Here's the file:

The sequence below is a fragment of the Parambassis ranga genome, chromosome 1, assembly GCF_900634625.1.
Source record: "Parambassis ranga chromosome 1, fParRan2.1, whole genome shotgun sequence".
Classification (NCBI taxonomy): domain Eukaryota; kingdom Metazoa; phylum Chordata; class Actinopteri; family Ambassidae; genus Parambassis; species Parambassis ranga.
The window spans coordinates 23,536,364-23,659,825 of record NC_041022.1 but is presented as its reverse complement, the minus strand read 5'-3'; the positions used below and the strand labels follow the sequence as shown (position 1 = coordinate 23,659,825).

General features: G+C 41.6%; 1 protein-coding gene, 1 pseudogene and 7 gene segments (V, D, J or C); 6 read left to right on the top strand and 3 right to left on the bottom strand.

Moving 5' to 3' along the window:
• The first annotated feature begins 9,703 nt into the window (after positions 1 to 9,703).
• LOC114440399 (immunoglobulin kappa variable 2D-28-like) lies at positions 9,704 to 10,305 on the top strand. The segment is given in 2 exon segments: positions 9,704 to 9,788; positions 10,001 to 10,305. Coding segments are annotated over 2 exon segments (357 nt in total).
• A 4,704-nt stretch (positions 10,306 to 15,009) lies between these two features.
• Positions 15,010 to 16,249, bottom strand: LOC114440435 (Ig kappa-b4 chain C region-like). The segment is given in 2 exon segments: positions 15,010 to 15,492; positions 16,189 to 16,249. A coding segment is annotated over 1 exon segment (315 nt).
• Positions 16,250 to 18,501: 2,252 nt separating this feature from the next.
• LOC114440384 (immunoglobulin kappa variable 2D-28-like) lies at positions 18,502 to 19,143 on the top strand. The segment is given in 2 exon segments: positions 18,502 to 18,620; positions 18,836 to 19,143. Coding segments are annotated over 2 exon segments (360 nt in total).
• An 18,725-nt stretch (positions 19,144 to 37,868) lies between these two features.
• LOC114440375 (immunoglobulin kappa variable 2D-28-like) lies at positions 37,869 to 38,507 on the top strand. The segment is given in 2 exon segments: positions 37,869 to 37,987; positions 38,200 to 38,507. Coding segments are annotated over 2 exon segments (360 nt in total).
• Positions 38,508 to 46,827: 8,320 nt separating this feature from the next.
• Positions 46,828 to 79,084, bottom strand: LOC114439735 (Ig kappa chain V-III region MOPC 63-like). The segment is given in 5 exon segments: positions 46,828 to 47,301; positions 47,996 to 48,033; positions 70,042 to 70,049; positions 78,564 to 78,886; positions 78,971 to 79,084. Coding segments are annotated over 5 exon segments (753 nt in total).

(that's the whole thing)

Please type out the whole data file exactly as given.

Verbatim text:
The sequence below is a fragment of the Parambassis ranga genome, chromosome 1, assembly GCF_900634625.1.
Source record: "Parambassis ranga chromosome 1, fParRan2.1, whole genome shotgun sequence".
Classification (NCBI taxonomy): domain Eukaryota; kingdom Metazoa; phylum Chordata; class Actinopteri; family Ambassidae; genus Parambassis; species Parambassis ranga.
The window spans coordinates 23,536,364-23,659,825 of record NC_041022.1 but is presented as its reverse complement, the minus strand read 5'-3'; the positions used below and the strand labels follow the sequence as shown (position 1 = coordinate 23,659,825).

General features: G+C 41.6%; 1 protein-coding gene, 1 pseudogene and 7 gene segments (V, D, J or C); 6 read left to right on the top strand and 3 right to left on the bottom strand.

Moving 5' to 3' along the window:
• The first annotated feature begins 9,703 nt into the window (after positions 1 to 9,703).
• LOC114440399 (immunoglobulin kappa variable 2D-28-like) lies at positions 9,704 to 10,305 on the top strand. The segment is given in 2 exon segments: positions 9,704 to 9,788; positions 10,001 to 10,305. Coding segments are annotated over 2 exon segments (357 nt in total).
• A 4,704-nt stretch (positions 10,306 to 15,009) lies between these two features.
• Positions 15,010 to 16,249, bottom strand: LOC114440435 (Ig kappa-b4 chain C region-like). The segment is given in 2 exon segments: positions 15,010 to 15,492; positions 16,189 to 16,249. A coding segment is annotated over 1 exon segment (315 nt).
• Positions 16,250 to 18,501: 2,252 nt separating this feature from the next.
• LOC114440384 (immunoglobulin kappa variable 2D-28-like) lies at positions 18,502 to 19,143 on the top strand. The segment is given in 2 exon segments: positions 18,502 to 18,620; positions 18,836 to 19,143. Coding segments are annotated over 2 exon segments (360 nt in total).
• An 18,725-nt stretch (positions 19,144 to 37,868) lies between these two features.
• LOC114440375 (immunoglobulin kappa variable 2D-28-like) lies at positions 37,869 to 38,507 on the top strand. The segment is given in 2 exon segments: positions 37,869 to 37,987; positions 38,200 to 38,507. Coding segments are annotated over 2 exon segments (360 nt in total).
• Positions 38,508 to 46,827: 8,320 nt separating this feature from the next.
• Positions 46,828 to 79,084, bottom strand: LOC114439735 (Ig kappa chain V-III region MOPC 63-like). The segment is given in 5 exon segments: positions 46,828 to 47,301; positions 47,996 to 48,033; positions 70,042 to 70,049; positions 78,564 to 78,886; positions 78,971 to 79,084. Coding segments are annotated over 5 exon segments (753 nt in total).